As Spark News has discussed plenty of times before, the job market has shifted drastically. No longer does an employee stay with the same company their entire career, but rather hops from company to company amassing skill sets from each position. However, have any of these savvy job hoppers taken a moment to step back and think how their job hopping could actually harm their career? Spark News is going to take a guess and say, no.
An op-ed piece from CNN’s Dan Schawbel suggests that hopping from job to job can result in a lack of maturity and skills that are needed in order to succeed in the workplace. According to Schwabel, building a career within a company can be a large asset that we’ll explain later. Spark News agrees that Schwabel makes a good argument and that many of his points are valid, however it certainly doesn’t apply to everyone. An employee with a great job and the opportunity to move around laterally or upwards may want to leave because they don’t agree with the company’s policies or simply dislikes the company’s environment. In that case, no matter how many times you move around internally, you’re still stuck inside a company whose values you disagree with or business styles you dislike. In this case, finding a position within another company is likely the better idea, since walking into work unhappy and agitated day after day is certainly not a great idea for anyone’s career. Or health, for that matter.
Let’s say that you are happy with your company though and simply want to broaden your skill set or acquire a new job title. Before you start applying for a new job with a different company, consider your current company. Staying with the company you work for longer than six months shows that you are stable and reliable. Furthermore, you won’t have to make a drastic switch and start all over again. So what can employers and employees do to make their relationship together more long-term and beneficial for both parties?
Let’s start with the employers. Often times, employees feel as though the work they are completing is insignificant or not meaningful. In so many words, they feel as though they’re getting nothing out of it. Companies can retain more of their employees if they made sure their work was meaningful. Schwabel also suggests that companies can work to understand generational differences, become a social company and support the value systems they put into play. In relation to their companies, employees want to know that their career paths are long-term and secured. Elcio Barcelos, a Vice President of staffing at HP states that “companies need to be able to provide diverse career paths for individuals today.” Without this, employees may be up and out once they feel as though they’ve conquered their position. Schwabel also suggests that companies need to loosen up on their policies and resist blocking social networks at work. Spark News found this to be interesting and, since Schwabel left no explanation for his suggestion, we can’t quite argue against his reasoning. However, it’s difficult to see why employers should allow their employees to surf the web and check-up on their personal social networks while at work simply because they want to.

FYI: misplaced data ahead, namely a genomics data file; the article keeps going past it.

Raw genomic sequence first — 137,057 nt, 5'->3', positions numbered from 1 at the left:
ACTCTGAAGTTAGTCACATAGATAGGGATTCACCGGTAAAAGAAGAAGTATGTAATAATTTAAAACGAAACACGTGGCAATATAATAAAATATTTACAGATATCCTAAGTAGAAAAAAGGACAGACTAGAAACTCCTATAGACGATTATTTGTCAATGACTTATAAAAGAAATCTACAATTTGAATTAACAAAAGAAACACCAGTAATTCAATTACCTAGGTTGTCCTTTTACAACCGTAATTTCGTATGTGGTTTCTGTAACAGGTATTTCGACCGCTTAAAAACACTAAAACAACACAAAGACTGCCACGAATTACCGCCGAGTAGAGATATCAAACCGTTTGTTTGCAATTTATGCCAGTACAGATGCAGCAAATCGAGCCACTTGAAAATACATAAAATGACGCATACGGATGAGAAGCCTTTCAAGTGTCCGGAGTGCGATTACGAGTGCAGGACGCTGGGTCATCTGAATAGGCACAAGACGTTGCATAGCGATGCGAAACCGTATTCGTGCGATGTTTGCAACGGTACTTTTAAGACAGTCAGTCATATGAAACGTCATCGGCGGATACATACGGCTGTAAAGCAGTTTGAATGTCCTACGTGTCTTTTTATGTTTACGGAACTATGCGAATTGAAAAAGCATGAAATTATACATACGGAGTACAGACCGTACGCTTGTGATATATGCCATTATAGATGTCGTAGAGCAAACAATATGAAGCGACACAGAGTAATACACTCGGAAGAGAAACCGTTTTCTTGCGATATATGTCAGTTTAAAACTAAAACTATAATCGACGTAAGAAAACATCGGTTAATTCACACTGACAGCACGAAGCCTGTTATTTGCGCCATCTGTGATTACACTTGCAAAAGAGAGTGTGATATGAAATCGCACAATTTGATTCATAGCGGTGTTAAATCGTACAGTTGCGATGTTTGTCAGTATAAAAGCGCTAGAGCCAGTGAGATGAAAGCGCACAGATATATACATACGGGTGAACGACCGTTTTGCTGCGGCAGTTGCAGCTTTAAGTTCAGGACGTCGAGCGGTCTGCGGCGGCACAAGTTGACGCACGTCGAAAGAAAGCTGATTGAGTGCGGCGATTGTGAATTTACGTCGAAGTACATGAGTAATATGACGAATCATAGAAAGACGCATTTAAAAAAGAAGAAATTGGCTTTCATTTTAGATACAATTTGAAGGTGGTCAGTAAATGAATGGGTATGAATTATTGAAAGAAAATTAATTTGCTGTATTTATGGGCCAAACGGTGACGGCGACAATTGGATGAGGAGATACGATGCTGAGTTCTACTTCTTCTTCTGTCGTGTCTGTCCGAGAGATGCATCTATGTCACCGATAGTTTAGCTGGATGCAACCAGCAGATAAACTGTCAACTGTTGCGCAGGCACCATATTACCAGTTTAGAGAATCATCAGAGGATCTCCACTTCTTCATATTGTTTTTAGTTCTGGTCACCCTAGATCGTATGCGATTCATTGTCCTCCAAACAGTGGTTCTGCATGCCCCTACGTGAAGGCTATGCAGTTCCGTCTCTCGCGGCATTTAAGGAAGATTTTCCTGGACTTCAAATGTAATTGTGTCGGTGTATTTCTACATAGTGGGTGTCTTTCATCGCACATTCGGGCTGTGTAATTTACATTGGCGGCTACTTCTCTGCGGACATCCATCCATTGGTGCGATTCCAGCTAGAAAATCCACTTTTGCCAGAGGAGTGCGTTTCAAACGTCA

So, what can the job hoppers do to stay put for longer than six months and truly build a strong bond with their employers? Schwabel put it bluntly when stating that some employees simply need to put their attitudes in check. Spark News agrees with this statement, especially when it comes to the social media suggestion tackled just moments ago. Yes, you would like to be allowed to log onto Facebook for a couple minutes every hour at work or check your Twitter feed without the fear of being fired. However, ask yourself, why? Social media and the internet is responsible for much of the decrease in productivity at work along with cell phones and other electronics. On top of that, most people don’t understand “a couple of minutes.” A minute or two turns to 20 and 20 to an hour. Doubtless, many people have found themselves staring blankly into Facebook only to find that their last hour evaporated into a sea of so and so’s status updates or that attractive person’s photo albums. Yes, it happens and work is not the place for it.
Aside from this, employees need to be more proactive with their careers. Not getting challenged at work? Ask for more difficult projects and express your need to learn new skills in your position. Don’t wait for the work to come to you. If you want to stay on top of your game, you need to chase the work yourself. If you are asking and never receive, then consider your options. But asking for more challenging work will likely yield good results for both you and your employer.
Staying with a company for a long period of time shows other employers that you are loyal and capable of maintaining a good working relationship. From an employers perspective, job hopping can mean that you weren’t able to build a good work relationship or that you didn’t give your last employers a chance. If they hire you, will you leave them in just six months? Think about these factors before you give up and search for a new position elsewhere.